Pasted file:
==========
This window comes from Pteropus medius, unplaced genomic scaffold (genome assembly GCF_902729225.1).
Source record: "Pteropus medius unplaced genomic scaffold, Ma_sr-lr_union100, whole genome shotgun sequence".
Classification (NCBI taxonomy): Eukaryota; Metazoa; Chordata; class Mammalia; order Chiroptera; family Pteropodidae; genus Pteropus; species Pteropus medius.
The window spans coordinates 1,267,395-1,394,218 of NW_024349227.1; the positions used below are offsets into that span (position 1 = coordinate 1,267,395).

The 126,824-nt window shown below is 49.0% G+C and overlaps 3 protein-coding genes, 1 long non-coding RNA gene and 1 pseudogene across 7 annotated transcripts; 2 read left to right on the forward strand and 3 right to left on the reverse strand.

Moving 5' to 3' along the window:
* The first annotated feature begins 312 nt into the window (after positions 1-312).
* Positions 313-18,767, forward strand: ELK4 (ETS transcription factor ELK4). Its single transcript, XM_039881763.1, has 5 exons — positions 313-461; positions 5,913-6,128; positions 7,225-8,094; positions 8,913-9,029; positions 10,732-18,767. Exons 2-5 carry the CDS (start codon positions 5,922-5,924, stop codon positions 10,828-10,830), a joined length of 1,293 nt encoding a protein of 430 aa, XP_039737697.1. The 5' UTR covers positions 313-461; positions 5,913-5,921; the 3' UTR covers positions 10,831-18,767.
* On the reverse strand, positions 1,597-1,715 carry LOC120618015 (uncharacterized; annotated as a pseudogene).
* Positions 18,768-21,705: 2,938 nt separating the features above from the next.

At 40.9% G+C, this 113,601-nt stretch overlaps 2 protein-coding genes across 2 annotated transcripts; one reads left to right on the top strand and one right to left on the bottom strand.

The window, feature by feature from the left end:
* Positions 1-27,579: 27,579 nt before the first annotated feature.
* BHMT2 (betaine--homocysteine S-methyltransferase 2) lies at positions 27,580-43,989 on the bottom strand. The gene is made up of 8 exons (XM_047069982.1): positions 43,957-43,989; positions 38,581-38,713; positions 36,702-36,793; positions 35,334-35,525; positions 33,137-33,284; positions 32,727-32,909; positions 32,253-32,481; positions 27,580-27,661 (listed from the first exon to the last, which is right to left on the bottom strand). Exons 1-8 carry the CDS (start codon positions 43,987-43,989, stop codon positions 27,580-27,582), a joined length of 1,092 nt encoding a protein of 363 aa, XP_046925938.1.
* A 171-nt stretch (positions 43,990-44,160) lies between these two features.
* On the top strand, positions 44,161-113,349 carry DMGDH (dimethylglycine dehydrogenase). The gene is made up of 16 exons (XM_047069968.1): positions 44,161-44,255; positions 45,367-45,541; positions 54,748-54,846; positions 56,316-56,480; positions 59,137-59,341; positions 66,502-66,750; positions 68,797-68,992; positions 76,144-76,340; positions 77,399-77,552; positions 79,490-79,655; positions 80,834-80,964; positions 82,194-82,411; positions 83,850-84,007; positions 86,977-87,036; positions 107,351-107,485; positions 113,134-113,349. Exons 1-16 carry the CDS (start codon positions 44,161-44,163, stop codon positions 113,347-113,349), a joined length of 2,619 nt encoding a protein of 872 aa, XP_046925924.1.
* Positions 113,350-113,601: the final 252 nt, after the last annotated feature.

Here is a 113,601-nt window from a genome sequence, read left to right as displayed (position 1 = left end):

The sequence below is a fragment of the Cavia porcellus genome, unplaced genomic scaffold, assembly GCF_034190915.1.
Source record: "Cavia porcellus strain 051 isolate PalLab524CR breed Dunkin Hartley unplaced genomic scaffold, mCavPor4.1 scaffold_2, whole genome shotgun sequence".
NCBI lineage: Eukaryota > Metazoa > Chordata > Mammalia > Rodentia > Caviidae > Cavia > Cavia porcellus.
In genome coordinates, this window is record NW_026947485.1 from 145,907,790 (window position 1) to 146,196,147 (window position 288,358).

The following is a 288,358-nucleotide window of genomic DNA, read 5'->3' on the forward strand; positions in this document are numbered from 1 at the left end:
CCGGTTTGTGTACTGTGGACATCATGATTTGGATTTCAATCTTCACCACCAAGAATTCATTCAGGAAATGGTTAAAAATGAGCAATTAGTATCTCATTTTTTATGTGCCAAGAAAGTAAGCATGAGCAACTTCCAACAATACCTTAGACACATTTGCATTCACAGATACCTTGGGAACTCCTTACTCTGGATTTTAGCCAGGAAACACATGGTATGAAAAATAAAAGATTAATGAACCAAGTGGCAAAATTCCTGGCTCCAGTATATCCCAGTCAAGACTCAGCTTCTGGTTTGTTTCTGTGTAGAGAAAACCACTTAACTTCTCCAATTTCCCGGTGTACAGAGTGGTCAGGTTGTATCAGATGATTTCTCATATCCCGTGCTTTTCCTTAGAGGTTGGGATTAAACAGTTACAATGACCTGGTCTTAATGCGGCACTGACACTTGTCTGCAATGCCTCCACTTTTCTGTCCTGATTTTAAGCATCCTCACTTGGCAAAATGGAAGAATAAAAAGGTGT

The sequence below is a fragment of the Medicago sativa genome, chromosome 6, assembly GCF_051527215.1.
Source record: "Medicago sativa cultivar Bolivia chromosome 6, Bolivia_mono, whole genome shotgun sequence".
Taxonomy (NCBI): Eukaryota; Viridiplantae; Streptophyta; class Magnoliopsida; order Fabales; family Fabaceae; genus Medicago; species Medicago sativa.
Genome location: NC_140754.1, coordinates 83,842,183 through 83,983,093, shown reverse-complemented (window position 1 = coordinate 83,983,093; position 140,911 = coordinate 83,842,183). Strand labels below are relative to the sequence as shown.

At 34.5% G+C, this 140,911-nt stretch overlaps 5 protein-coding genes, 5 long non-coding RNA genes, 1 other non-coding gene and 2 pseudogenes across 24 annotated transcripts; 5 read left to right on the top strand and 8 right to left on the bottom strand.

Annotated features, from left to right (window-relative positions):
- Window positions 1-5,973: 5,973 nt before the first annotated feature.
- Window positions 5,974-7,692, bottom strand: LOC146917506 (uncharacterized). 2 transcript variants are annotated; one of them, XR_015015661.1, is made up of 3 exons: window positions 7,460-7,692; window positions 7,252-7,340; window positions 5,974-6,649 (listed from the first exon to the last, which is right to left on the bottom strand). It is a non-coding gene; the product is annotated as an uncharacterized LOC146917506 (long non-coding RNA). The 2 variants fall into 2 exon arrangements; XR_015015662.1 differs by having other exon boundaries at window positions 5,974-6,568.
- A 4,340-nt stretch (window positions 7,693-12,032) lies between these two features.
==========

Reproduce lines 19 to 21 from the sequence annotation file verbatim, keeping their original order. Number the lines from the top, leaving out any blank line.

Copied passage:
The sequence below is a fragment of the Cavia porcellus genome, unplaced genomic scaffold, assembly GCF_034190915.1.
Source record: "Cavia porcellus strain 051 isolate PalLab524CR breed Dunkin Hartley unplaced genomic scaffold, mCavPor4.1 scaffold_2, whole genome shotgun sequence".
NCBI lineage: Eukaryota > Metazoa > Chordata > Mammalia > Rodentia > Caviidae > Cavia > Cavia porcellus.